The European Commission is currently assessing the need for additional rules to prevent market abuse. The EU ETS has indeed been plagued by fraud cases in the area of value-added tax and registry phishing. However, interference with the market price through market manipulation or insider dealing has so far not been detected. One of the reasons for this could be the good degree of a liquidity that the system has achieved through allowing intermediaries and financial firms to participate in the trading of emission allowances from the very outset.
As the market volume is doubling each year, the Commission might nevertheless propose stricter rules on market participants. This could involve more reporting obligations, greater monitoring, clearing obligations for the OTC market, etc. However such rules do bring with it economic costs and administrative burdens which would mean giving up some of the cost-efficiency gains of an emissions trading system.
Pressure is also increasing on the EU to raise its emission reduction ambitions as companies will bank a large amount of surplus emission allowances into phase III. The Commission has made a study that moving to a higher target is economically feasible but companies warn of consequences for their international competitiveness if other major economies do not move along. In case other developed countries committed themselves to comparable emission reduction targets, the EU would revise some of those rules, in particular with respect to free allocation/carbon leakage, and consider the adoption of a higher reduction target. This could also involve a loosening of limits for the use of international emission credits.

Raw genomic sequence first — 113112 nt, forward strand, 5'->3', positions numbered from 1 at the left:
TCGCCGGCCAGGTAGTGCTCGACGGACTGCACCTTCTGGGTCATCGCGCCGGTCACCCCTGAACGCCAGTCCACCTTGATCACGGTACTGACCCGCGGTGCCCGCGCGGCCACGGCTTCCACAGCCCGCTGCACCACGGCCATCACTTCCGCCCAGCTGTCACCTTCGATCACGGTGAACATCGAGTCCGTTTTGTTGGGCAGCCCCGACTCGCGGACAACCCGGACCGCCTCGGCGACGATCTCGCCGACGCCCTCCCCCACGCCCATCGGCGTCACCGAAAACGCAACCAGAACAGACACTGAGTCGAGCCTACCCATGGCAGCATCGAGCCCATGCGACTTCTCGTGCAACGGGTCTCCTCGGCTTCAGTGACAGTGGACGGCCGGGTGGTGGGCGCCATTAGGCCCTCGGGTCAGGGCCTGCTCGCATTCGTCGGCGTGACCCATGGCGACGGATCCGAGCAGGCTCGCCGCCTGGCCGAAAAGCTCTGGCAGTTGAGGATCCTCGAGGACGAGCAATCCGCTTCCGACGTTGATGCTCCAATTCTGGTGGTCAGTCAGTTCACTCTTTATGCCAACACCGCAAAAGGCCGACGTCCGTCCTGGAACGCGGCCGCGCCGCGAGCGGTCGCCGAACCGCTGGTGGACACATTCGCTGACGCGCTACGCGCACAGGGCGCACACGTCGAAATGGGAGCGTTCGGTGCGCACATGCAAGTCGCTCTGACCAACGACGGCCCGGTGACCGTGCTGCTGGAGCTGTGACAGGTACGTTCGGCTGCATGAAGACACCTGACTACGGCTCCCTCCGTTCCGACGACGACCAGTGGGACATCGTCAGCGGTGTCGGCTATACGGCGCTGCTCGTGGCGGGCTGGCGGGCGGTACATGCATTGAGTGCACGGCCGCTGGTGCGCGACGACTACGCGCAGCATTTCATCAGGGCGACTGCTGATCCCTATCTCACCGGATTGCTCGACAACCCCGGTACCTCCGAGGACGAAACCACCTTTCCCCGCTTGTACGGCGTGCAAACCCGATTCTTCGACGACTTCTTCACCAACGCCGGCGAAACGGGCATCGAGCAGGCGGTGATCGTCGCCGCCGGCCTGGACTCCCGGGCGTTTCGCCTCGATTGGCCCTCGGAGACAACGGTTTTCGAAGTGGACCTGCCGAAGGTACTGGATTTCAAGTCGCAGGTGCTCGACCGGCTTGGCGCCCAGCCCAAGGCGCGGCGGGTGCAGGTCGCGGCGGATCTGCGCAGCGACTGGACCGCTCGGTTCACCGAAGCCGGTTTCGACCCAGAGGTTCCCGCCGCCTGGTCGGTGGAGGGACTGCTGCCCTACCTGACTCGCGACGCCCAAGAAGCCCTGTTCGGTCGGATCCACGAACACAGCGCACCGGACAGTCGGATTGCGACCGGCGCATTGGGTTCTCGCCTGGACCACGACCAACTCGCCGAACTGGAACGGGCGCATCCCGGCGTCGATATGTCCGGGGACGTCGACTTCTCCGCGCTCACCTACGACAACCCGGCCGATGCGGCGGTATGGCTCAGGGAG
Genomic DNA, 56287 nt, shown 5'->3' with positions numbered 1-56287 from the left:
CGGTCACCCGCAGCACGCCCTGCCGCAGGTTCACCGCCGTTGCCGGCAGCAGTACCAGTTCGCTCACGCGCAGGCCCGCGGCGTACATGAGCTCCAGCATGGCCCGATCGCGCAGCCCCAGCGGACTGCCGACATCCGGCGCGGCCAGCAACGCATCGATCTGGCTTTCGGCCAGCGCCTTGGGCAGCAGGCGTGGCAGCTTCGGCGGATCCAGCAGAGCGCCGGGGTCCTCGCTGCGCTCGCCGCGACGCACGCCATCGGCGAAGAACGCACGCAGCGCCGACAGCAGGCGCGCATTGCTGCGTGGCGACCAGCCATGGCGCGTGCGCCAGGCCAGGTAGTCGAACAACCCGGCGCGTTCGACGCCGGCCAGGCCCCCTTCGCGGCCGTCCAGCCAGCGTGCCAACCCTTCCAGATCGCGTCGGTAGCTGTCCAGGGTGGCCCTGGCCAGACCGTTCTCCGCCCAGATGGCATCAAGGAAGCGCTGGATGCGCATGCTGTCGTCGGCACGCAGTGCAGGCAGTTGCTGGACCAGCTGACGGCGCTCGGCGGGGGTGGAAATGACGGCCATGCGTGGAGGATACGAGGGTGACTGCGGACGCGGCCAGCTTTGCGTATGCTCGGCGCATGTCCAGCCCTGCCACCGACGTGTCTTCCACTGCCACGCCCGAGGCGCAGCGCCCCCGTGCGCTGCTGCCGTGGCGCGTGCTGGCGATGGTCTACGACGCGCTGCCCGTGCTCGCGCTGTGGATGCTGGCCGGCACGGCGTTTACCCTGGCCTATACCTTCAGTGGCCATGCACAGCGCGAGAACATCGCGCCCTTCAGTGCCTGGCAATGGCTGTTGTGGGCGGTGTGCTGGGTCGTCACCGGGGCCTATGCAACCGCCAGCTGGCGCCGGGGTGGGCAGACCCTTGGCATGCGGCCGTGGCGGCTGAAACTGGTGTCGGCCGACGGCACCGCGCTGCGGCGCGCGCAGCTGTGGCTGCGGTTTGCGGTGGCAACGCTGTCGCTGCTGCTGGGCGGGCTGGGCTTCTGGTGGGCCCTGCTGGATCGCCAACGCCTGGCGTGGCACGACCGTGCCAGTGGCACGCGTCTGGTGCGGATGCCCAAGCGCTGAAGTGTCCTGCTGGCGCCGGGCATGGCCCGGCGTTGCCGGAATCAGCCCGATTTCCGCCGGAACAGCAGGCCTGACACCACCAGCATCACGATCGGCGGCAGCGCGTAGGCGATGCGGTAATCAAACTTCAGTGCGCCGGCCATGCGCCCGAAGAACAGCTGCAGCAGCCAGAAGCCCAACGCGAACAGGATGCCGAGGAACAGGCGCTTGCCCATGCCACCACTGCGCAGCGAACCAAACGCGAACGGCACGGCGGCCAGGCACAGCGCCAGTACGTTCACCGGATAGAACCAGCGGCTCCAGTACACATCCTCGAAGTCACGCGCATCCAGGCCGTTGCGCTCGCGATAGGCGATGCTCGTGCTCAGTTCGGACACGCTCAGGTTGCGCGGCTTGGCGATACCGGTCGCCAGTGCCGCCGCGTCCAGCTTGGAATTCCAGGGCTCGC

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1 European Union’s 27 Member States, Iceland, Liechtenstein and Norway.
2 Ellerman A. Denny et. al. (2010) Pricing Carbon: the EU Emissions Trading Scheme, Cambridge University
3 Directive 2009/29/EC
4 According to the carbon leakage list, reviewed every 5 years from 2009, over 70% of EU ETS installations are exposed to carbon leakage, or the risk of shifting production abroad.
5 The EU will ban the use of credits from industrial gas projects (HFC23) from 1 May 2013. Further restrictions could follow under art. 11a(9) of the ETS Directive but nothing concrete is being proposed or discussed at this point in time.